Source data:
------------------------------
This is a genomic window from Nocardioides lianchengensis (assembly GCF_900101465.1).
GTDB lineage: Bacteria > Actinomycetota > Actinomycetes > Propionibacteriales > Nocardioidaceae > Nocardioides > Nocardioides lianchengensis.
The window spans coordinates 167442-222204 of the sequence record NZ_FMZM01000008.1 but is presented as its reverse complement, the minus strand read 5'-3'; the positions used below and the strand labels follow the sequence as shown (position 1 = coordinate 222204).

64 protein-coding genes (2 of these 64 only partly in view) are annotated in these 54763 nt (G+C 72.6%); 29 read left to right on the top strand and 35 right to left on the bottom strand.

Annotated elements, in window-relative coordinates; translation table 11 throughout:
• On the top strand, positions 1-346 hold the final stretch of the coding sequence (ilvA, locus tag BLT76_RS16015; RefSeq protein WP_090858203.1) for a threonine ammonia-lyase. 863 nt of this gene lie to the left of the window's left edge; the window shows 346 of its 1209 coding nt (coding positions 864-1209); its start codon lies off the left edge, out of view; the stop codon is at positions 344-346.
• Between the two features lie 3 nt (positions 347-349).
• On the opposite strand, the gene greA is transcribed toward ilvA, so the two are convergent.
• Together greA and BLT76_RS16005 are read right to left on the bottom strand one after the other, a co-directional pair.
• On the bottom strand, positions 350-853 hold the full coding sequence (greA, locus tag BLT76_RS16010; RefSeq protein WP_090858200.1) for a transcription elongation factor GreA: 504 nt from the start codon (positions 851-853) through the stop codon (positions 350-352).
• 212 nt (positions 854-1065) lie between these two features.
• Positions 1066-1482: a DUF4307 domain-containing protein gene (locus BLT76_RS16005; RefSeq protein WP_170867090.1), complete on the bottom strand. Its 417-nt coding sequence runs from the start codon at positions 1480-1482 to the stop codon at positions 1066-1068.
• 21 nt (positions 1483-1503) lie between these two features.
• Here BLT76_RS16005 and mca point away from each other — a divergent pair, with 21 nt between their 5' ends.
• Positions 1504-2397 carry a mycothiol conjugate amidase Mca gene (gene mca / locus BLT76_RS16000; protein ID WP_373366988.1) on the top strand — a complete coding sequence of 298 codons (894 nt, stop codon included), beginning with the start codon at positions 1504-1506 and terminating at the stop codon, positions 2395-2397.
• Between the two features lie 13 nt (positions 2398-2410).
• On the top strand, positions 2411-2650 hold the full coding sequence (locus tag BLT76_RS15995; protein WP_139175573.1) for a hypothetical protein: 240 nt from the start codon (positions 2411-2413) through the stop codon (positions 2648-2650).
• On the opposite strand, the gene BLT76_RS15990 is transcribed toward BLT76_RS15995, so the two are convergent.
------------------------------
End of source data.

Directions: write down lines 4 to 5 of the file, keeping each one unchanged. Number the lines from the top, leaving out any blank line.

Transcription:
64 protein-coding genes (2 of these 64 only partly in view) are annotated in these 54763 nt (G+C 72.6%); 29 read left to right on the top strand and 35 right to left on the bottom strand.

Annotated elements, in window-relative coordinates; translation table 11 throughout: